It’s exciting to see Shyamalan on such confident footing once more, all these years later.
Is there no one to step forward and simply say that Heather Locklear's character in "The Perfect Man" is mad? I will volunteer. Locklear plays Jean Hamilton, a woman whose obsessive search for the "perfect man" inspires sudden and impulsive moves from one end of the country to another, always with her teenage daughter Holly (Hilary Duff) and Holly's 7-year-old sister, Zoe (Aria Wallace). Apparently there can only be one Perfect Man candidate per state.
As the movie opens, Holly is preparing to attend a prom in Wichita when her mother announces "it's moving time!" Her latest boyfriend has broken up with her, so they all have to pile into the car and head for Brooklyn, where mom providentially has a job lined up at a bakery -- a job that pays well enough for them to move into an apartment that would rent for, oh, $4,000 a month.
Holly keeps an online blog named GirlOnTheMove.com, where she chronicles her mom's craziness for all the world. "Post me on Match.com," her mom tells Holly after they arrive in New York, but Holly thinks maybe it might be fun to see if her mom just -- you know, meets someone. Jean's way of meeting someone is certainly direct: She attends a PTA meeting at Holly's new school, and suggests special PTA meetings for single parents and teachers. In desperation, Holly creates an imaginary online friend for her mom, who says all the things a woman wants to hear.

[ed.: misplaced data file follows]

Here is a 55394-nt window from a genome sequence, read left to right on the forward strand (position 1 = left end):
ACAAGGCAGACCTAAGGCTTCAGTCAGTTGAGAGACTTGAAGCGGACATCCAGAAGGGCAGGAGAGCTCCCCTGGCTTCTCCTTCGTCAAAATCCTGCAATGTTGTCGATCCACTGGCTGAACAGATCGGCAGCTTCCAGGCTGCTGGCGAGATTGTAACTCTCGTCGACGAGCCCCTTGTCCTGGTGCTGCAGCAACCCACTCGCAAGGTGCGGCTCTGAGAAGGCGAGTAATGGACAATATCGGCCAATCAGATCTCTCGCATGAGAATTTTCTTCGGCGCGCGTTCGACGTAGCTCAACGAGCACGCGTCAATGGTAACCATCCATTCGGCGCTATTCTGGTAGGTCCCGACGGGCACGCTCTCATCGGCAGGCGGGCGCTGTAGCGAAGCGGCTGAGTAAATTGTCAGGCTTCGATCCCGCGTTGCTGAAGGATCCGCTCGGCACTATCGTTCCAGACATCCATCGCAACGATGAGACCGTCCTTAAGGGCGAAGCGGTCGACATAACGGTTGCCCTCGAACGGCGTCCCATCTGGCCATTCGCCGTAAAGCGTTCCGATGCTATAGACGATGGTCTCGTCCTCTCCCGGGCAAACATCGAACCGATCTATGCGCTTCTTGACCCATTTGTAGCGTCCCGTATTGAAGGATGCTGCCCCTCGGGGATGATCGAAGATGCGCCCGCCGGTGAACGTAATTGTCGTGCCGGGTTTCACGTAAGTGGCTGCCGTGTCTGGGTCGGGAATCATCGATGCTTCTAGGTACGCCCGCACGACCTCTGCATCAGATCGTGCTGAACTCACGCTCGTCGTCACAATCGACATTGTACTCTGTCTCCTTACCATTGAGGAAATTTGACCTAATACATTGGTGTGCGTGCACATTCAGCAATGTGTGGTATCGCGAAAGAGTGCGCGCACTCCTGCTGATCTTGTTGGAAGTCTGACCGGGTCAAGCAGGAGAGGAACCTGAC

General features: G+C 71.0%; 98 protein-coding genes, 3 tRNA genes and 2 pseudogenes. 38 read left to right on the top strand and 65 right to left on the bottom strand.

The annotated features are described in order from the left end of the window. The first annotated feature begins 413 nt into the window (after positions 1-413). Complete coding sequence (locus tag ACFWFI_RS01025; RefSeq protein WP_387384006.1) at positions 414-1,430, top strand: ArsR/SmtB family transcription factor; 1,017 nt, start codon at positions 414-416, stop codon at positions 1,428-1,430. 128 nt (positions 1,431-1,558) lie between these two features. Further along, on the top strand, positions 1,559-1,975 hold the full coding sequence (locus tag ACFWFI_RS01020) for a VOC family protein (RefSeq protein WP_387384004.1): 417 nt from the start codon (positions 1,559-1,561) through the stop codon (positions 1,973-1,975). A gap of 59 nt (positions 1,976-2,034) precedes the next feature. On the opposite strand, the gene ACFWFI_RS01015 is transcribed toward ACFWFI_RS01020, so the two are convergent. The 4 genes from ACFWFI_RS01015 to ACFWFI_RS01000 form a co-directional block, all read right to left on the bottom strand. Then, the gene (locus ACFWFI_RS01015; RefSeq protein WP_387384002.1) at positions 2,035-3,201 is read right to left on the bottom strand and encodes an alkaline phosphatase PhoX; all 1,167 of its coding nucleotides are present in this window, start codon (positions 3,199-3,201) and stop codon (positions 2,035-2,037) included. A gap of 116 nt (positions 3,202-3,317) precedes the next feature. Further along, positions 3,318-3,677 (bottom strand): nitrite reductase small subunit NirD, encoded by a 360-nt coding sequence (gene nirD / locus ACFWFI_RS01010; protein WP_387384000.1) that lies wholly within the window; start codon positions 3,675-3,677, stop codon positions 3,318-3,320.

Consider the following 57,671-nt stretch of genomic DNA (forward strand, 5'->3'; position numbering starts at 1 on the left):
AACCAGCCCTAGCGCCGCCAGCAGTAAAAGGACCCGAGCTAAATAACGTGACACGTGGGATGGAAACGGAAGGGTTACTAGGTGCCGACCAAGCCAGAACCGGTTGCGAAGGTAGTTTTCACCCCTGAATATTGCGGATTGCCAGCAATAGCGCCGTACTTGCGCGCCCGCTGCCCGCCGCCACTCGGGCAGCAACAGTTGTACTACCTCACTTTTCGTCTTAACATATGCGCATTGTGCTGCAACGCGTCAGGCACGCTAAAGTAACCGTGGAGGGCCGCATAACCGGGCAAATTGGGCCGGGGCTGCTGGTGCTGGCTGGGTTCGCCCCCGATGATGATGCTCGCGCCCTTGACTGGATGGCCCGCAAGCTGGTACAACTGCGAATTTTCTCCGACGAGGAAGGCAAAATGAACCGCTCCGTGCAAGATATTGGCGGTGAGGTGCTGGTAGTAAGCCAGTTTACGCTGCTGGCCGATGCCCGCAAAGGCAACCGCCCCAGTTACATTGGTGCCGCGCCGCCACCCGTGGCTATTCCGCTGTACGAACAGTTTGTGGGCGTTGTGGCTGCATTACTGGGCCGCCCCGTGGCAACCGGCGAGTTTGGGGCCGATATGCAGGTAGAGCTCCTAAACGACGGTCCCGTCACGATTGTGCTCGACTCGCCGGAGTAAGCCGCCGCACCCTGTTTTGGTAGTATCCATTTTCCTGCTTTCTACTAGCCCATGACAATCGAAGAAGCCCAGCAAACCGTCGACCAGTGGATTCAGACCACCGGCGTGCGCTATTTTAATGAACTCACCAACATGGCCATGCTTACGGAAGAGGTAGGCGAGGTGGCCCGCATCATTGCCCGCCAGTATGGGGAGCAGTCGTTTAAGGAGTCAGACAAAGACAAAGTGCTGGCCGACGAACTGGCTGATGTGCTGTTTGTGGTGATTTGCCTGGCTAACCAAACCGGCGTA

How does Holly know this is true? Because she's made a new friend at school (she's always making new friends, because she's always moving to new school). This friend, named Amy (Vanessa Lengies), has an Uncle Ben (Chris Noth) who runs a bistro and is a bottomless well of information about what women want to hear, and what a Perfect Man consists of. Holly names the imaginary friend Ben, and then sends her mom Uncle Ben's photo, and recycles what he tells her into the e-mail. Example of his wisdom: "When a woman gets an orchid, she feels like she's floating on a cloud of infinite possibility." If I met a woman who felt like she was floating on a cloud of infinite possibility after receiving an orchid, I would be afraid to give her anything else until she'd had a good physical.